Thursday, July 26, 2012

The Blank Slate review

I read my friend Alex's thoughts on gender differences (although technically it's sex differences, gender's for language) presented when signing up for Stumble Upon which led him to think further about the targeting of information that we receive.

If you've not heard about "the filter bubble", and have 9 minutes, you should watch this:


Any how, those posts reminded me of the excellent book The Blank Slate by Steven Pinker, which I finished, but didn't review on this blog as I was just finishing my PGCE and didn't have the time. It's in a box in storage at the mo', but will review from memory as it's really good!

The book looks at human nature, and challenges three concepts:

The Blank Slate - that there is nothing innate in the human brain and it is all learnt.
The Noble Savage - that people are born good, and it is society that corrupts them.
The Ghost in the Machine - the idea of a soul that can make choices free from biology.

He takes each of these apart masterfully, taking into account the moral attitudes that are associated with each of these concepts - for example showing that, just because there may well be differences between ethnic groups, it is not ok to discriminate because of this, because you should take each individual on their merits.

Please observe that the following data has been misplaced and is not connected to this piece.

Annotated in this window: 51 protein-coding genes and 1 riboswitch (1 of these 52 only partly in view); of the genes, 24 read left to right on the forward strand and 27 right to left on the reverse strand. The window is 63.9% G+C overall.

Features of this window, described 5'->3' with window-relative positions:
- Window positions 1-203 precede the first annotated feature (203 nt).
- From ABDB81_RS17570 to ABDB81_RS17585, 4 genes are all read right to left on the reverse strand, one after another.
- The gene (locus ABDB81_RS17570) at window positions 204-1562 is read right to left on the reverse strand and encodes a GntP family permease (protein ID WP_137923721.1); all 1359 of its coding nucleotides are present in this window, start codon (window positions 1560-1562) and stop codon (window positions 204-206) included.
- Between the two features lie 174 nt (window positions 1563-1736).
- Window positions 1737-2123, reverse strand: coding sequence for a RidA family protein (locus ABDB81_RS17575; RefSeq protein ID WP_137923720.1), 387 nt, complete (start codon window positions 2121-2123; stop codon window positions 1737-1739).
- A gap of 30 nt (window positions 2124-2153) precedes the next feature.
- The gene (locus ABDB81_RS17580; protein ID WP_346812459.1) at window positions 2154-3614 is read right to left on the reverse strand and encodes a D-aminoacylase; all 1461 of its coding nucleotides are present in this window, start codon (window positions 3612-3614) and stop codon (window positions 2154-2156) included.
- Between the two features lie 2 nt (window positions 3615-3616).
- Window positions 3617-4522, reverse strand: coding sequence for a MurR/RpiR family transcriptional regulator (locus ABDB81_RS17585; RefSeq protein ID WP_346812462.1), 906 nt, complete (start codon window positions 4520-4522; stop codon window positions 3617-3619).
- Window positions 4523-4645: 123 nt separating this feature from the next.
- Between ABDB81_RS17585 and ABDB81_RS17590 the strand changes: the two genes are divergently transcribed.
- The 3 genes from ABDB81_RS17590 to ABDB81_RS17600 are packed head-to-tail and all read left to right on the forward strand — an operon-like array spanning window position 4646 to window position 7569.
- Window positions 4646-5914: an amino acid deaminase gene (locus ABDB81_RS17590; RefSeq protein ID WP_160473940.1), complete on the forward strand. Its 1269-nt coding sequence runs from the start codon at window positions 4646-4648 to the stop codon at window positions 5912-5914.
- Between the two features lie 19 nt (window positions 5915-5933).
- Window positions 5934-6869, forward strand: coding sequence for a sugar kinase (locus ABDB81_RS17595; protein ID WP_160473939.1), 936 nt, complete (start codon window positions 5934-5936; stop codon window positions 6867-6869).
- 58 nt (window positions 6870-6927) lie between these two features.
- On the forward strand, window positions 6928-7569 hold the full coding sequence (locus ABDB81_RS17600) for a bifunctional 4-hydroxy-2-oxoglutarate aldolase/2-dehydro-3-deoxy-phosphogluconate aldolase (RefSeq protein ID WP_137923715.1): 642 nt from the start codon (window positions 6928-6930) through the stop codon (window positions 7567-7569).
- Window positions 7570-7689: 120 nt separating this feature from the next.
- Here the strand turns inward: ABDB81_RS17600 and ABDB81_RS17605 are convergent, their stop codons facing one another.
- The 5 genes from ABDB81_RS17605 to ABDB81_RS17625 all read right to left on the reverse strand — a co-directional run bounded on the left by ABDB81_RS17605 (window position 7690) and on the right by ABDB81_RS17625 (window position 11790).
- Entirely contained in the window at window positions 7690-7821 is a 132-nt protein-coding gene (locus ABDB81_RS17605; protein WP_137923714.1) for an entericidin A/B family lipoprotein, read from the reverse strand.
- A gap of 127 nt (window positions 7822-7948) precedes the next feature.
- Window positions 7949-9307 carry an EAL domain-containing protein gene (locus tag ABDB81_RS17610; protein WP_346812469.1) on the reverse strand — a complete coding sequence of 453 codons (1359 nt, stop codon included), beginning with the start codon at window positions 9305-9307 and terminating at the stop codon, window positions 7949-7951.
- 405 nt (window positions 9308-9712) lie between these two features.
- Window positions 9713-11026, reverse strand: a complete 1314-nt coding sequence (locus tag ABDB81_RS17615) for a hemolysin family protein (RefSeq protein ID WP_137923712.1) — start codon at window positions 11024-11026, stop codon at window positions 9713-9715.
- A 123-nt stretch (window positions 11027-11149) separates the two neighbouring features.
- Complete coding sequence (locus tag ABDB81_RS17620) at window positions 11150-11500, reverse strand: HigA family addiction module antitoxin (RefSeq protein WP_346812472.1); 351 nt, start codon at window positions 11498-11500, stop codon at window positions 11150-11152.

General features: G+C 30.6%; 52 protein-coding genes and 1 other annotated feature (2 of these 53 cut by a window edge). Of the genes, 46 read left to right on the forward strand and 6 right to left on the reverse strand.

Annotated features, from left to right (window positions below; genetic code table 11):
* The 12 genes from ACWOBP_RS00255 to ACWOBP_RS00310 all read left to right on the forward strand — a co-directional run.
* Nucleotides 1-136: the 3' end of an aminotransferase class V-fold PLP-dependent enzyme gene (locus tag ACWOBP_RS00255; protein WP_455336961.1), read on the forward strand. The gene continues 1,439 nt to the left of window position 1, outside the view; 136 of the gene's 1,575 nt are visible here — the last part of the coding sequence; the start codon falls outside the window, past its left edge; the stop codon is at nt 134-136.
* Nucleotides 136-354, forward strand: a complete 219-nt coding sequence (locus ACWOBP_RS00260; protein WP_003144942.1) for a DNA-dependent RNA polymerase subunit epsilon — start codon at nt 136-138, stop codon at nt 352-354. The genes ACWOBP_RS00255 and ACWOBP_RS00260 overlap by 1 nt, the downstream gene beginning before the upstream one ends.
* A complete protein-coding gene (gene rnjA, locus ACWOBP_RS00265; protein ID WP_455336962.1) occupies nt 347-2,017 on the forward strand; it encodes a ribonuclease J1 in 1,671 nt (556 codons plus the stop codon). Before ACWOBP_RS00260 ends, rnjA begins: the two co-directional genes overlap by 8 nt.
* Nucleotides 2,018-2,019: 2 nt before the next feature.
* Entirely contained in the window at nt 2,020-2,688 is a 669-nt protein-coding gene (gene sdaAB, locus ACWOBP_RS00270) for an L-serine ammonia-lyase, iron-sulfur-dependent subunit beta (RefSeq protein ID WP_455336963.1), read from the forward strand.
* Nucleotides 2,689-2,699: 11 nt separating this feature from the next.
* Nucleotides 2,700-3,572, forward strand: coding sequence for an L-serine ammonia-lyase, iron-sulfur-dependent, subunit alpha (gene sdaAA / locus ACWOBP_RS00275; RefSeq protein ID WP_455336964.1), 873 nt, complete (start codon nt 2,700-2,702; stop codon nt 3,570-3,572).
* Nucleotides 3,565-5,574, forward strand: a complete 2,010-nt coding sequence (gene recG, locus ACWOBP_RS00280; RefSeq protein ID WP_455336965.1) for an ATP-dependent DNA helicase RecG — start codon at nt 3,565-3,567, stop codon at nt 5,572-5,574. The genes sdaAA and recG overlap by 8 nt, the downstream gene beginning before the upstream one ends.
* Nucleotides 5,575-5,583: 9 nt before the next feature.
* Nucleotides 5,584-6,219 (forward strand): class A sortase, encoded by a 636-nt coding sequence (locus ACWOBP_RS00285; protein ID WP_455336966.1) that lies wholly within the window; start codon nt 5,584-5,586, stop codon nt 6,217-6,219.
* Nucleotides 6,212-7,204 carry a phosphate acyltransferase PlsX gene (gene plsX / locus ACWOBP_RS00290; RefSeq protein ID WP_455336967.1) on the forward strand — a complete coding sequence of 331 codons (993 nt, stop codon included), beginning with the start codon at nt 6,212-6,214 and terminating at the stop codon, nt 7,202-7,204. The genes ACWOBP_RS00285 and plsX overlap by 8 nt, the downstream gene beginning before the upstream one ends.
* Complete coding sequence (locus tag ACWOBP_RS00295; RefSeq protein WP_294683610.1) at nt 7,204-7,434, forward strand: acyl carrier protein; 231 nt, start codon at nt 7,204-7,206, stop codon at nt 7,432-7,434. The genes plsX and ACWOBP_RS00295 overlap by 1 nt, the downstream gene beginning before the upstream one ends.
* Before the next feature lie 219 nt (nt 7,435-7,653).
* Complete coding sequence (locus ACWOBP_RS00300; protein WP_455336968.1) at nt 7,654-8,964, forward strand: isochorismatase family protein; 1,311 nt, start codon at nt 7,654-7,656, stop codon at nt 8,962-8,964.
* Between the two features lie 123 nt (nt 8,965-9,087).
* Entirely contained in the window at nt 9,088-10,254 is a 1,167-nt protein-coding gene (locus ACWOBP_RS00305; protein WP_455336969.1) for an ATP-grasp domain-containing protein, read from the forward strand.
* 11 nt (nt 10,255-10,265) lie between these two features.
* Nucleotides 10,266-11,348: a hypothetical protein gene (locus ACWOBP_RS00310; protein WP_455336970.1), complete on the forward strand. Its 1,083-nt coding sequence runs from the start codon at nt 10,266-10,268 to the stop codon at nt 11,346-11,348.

Indeed, Part V of the book is titled "Hot buttons", and looks at politics, violence, gender, children and the arts.

He notes, for example, that men and women do tend to choose different things. Striving to get a 50:50 break down of men and women into a particular field would not be fair - because the applications would not be received in a similar ratio.

Physics will always have more men in it, for example, because more men choose to do physical sciences. This isn't to say that there aren't other barriers which need to be overcome; that women might still be underrepresented; and that more women should be encouraged to take physics if they wish: but even without any barriers what so ever, there will be more men doing physics. 

The book is actually the second he's written on human nature, the first being How the mind works. In fact, I've quoted from that before about, in relation to male and female attitudes to sex. Pinker has actually written two trilogies - one on language, the other on human nature. Both trilogies finish with The Stuff of Thought, which combines the two, and is the book I am currently reading. If I were you, I'd invest your time in reading The Language Instinct, How the mind works, Words and Rules, The Blank Slate and The Stuff of Thought in that order. It's a fantastic set of books - interesting, well written, humorous. I hadn't read anything by Steven Pinker before these, but he is now one of my favourite writers.

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